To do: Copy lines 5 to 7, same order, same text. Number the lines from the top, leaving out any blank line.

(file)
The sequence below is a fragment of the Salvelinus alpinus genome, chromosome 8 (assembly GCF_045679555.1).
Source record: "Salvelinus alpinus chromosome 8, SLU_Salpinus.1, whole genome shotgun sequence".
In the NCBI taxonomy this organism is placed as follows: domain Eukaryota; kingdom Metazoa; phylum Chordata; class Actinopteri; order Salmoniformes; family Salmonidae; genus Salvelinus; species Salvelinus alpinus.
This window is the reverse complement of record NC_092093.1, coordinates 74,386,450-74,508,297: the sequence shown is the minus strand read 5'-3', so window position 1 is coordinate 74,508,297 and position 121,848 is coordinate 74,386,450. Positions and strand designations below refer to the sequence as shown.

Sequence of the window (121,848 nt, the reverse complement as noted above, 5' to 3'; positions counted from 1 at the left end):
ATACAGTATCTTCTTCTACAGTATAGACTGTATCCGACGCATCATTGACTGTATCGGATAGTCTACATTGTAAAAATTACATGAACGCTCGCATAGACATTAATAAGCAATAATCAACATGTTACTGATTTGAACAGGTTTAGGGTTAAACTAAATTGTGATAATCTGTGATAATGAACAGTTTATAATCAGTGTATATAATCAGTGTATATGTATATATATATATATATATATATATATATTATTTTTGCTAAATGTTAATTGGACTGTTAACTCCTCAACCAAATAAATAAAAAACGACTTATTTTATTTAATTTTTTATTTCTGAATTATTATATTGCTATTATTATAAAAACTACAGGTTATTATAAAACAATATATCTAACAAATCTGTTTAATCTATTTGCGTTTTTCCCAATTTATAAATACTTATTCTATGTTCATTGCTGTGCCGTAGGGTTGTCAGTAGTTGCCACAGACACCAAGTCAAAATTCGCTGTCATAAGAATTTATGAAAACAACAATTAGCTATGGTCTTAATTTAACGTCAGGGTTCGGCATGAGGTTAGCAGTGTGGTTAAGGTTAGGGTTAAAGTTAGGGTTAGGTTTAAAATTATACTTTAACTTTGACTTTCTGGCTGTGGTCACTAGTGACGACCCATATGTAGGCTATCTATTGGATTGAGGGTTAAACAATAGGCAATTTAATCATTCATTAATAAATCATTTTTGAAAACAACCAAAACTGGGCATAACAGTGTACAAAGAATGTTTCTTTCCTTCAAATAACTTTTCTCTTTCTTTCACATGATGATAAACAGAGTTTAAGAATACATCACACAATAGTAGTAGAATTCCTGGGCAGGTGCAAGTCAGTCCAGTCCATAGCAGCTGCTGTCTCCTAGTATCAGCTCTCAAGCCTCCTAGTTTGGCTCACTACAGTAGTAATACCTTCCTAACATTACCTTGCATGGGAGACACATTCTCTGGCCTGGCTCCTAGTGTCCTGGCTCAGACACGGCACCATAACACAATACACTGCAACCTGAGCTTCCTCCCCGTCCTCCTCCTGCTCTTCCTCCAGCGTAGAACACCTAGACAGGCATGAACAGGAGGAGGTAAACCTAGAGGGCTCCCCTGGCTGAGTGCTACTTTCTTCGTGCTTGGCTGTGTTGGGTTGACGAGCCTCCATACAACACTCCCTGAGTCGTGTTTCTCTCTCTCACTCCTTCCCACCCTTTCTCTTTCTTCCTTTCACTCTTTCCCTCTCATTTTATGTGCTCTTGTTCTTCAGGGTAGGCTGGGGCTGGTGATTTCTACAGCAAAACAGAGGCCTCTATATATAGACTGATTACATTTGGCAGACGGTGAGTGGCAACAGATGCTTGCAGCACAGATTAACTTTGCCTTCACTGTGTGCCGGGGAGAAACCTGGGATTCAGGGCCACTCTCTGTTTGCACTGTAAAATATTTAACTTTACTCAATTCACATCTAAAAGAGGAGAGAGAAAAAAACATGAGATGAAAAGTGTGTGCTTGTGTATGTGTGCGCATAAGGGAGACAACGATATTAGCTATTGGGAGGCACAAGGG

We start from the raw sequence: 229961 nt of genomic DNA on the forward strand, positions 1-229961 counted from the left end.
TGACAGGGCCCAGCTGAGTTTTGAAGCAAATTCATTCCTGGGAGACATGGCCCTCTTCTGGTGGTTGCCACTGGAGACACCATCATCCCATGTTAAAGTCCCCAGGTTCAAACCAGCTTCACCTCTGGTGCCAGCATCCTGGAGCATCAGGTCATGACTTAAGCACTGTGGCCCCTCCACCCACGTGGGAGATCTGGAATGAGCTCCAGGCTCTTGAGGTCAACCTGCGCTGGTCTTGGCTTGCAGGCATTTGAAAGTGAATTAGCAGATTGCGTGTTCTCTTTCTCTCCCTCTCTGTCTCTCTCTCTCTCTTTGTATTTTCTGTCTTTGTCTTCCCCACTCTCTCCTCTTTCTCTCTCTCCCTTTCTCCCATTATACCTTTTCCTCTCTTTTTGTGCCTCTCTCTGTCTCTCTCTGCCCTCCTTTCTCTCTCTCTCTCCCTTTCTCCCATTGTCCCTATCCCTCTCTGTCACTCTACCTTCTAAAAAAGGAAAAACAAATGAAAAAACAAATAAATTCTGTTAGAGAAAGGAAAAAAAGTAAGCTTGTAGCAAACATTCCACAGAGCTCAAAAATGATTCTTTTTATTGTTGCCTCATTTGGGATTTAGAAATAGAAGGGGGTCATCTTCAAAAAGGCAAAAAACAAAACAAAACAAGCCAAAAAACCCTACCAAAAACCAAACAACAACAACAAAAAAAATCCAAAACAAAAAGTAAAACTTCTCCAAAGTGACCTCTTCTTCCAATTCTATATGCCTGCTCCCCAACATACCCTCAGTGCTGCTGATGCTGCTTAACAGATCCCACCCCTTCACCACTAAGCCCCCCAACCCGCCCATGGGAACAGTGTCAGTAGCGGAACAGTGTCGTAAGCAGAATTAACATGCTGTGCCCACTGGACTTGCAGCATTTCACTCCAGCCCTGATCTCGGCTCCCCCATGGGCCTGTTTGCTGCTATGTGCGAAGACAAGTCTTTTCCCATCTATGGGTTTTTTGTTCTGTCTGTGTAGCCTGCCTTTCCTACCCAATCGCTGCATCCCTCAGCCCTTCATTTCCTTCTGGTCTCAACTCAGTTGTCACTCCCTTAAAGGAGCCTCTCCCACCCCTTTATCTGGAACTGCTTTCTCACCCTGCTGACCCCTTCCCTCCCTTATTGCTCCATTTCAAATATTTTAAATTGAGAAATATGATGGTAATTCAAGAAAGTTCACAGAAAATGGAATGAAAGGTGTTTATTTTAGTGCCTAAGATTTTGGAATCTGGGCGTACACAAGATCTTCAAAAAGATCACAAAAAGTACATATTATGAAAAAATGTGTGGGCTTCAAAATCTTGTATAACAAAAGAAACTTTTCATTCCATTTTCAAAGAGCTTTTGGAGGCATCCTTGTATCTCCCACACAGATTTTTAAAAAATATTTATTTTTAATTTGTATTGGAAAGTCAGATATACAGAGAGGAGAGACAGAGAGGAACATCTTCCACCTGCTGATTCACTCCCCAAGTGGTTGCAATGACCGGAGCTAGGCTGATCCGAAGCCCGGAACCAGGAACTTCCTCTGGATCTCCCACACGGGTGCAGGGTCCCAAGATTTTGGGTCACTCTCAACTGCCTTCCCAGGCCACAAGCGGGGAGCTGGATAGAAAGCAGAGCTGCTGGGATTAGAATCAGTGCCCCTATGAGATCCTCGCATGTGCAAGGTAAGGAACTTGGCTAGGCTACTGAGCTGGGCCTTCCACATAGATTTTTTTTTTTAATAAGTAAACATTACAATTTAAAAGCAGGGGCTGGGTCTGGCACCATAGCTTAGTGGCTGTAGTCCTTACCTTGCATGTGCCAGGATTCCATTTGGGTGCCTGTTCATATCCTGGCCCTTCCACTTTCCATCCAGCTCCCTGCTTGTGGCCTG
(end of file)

Sequence of the window (121,848 nt, the reverse complement as noted above, 5' to 3'; positions counted from 1 at the left end):
ATACAGTATCTTCTTCTACAGTATAGACTGTATCCGACGCATCATTGACTGTATCGGATAGTCTACATTGTAAAAATTACATGAACGCTCGCATAGACATTAATAAGCAATAATCAACATGTTACTGATTTGAACAGGTTTAGGGTTAAACTAAATTGTGATAATCTGTGATAATGAACAGTTTATAATCAGTGTATATAATCAGTGTATATGTATATATATATATATATATATATATATATTATTTTTGCTAAATGTTAATTGGACTGTTAACTCCTCAACCAAATAAATAAAAAACGACTTATTTTATTTAATTTTTTATTTCTGAATTATTATATTGCTATTATTATAAAAACTACAGGTTATTATAAAACAATATATCTAACAAATCTGTTTAATCTATTTGCGTTTTTCCCAATTTATAAATACTTATTCTATGTTCATTGCTGTGCCGTAGGGTTGTCAGTAGTTGCCACAGACACCAAGTCAAAATTCGCTGTCATAAGAATTTATGAAAACAACAATTAGCTATGGTCTTAATTTAACGTCAGGGTTCGGCATGAGGTTAGCAGTGTGGTTAAGGTTAGGGTTAAAGTTAGGGTTAGGTTTAAAATTATACTTTAACTTTGACTTTCTGGCTGTGGTCACTAGTGACGACCCATATGTAGGCTATCTATTGGATTGAGGGTTAAACAATAGGCAATTTAATCATTCATTAATAAATCATTTTTGAAAACAACCAAAACTGGGCATAACAGTGTACAAAGAATGTTTCTTTCCTTCAAATAACTTTTCTCTTTCTTTCACATGATGATAAACAGAGTTTAAGAATACATCACACAATAGTAGTAGAATTCCTGGGCAGGTGCAAGTCAGTCCAGTCCATAGCAGCTGCTGTCTCCTAGTATCAGCTCTCAAGCCTCCTAGTTTGGCTCACTACAGTAGTAATACCTTCCTAACATTACCTTGCATGGGAGACACATTCTCTGGCCTGGCTCCTAGTGTCCTGGCTCAGACACGGCACCATAACACAATACACTGCAACCTGAGCTTCCTCCCCGTCCTCCTCCTGCTCTTCCTCCAGCGTAGAACACCTAGACAGGCATGAACAGGAGGAGGTAAACCTAGAGGGCTCCCCTGGCTGAGTGCTACTTTCTTCGTGCTTGGCTGTGTTGGGTTGACGAGCCTCCATACAACACTCCCTGAGTCGTGTTTCTCTCTCTCACTCCTTCCCACCCTTTCTCTTTCTTCCTTTCACTCTTTCCCTCTCATTTTATGTGCTCTTGTTCTTCAGGGTAGGCTGGGGCTGGTGATTTCTACAGCAAAACAGAGGCCTCTATATATAGACTGATTACATTTGGCAGACGGTGAGTGGCAACAGATGCTTGCAGCACAGATTAACTTTGCCTTCACTGTGTGCCGGGGAGAAACCTGGGATTCAGGGCCACTCTCTGTTTGCACTGTAAAATATTTAACTTTACTCAATTCACATCTAAAAGAGGAGAGAGAAAAAAACATGAGATGAAAAGTGTGTGCTTGTGTATGTGTGCGCATAAGGGAGACAACGATATTAGCTATTGGGAGGCACAAGGG

We start from the raw sequence: 229961 nt of genomic DNA on the forward strand, positions 1-229961 counted from the left end.